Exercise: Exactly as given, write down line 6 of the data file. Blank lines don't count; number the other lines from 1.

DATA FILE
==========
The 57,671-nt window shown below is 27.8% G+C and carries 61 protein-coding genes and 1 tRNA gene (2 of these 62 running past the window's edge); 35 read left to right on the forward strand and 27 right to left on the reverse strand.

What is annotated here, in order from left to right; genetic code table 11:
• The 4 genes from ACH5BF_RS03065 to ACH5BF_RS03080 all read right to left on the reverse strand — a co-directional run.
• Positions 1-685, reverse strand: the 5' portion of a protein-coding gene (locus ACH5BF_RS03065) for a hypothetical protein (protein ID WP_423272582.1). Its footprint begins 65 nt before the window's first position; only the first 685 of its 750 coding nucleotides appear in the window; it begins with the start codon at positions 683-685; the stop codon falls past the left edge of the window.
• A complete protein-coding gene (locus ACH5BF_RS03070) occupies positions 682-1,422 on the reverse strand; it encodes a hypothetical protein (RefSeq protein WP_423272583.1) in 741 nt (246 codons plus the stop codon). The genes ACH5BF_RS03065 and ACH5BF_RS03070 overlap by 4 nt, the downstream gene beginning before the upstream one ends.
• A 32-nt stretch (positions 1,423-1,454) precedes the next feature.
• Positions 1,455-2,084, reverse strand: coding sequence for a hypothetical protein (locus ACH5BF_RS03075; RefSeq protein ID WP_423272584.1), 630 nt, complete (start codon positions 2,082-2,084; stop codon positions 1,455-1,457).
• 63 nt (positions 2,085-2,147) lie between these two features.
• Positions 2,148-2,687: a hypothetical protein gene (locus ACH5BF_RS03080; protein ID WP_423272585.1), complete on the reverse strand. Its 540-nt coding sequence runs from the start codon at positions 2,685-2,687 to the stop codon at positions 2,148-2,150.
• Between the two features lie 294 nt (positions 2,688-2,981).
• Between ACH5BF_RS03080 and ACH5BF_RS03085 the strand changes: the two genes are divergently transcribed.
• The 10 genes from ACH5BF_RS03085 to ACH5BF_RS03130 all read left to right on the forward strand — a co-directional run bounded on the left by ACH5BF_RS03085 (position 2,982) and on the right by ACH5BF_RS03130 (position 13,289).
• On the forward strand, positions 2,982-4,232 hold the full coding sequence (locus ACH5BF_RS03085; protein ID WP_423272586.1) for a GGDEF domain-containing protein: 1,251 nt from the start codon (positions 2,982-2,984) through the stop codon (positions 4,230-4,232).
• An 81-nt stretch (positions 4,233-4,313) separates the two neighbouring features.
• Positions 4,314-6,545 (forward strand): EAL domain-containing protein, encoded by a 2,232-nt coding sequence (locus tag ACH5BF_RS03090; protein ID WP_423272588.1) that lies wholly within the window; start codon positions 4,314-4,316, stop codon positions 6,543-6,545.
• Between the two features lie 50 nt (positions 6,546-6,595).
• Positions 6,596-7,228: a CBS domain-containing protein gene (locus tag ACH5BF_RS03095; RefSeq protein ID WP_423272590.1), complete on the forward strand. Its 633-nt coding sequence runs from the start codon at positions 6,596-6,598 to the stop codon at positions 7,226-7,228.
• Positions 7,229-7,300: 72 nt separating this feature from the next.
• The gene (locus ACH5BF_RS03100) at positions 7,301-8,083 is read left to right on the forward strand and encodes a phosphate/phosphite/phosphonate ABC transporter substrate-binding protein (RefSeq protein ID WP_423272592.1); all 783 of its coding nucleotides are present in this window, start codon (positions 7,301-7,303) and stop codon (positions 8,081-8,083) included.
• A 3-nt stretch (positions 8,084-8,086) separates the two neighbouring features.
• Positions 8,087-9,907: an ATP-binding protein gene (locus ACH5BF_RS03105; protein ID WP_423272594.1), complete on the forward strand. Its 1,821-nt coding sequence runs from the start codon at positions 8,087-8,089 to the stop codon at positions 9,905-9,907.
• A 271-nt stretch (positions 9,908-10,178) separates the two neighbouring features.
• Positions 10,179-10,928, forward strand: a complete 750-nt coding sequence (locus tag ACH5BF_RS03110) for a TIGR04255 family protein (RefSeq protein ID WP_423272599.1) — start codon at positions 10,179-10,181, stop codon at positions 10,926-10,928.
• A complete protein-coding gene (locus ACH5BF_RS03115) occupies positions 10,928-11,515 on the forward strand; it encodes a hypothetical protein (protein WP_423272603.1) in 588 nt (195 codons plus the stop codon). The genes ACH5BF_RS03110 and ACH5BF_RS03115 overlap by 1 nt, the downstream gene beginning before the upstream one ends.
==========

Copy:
• A 32-nt stretch (positions 1,423-1,454) precedes the next feature.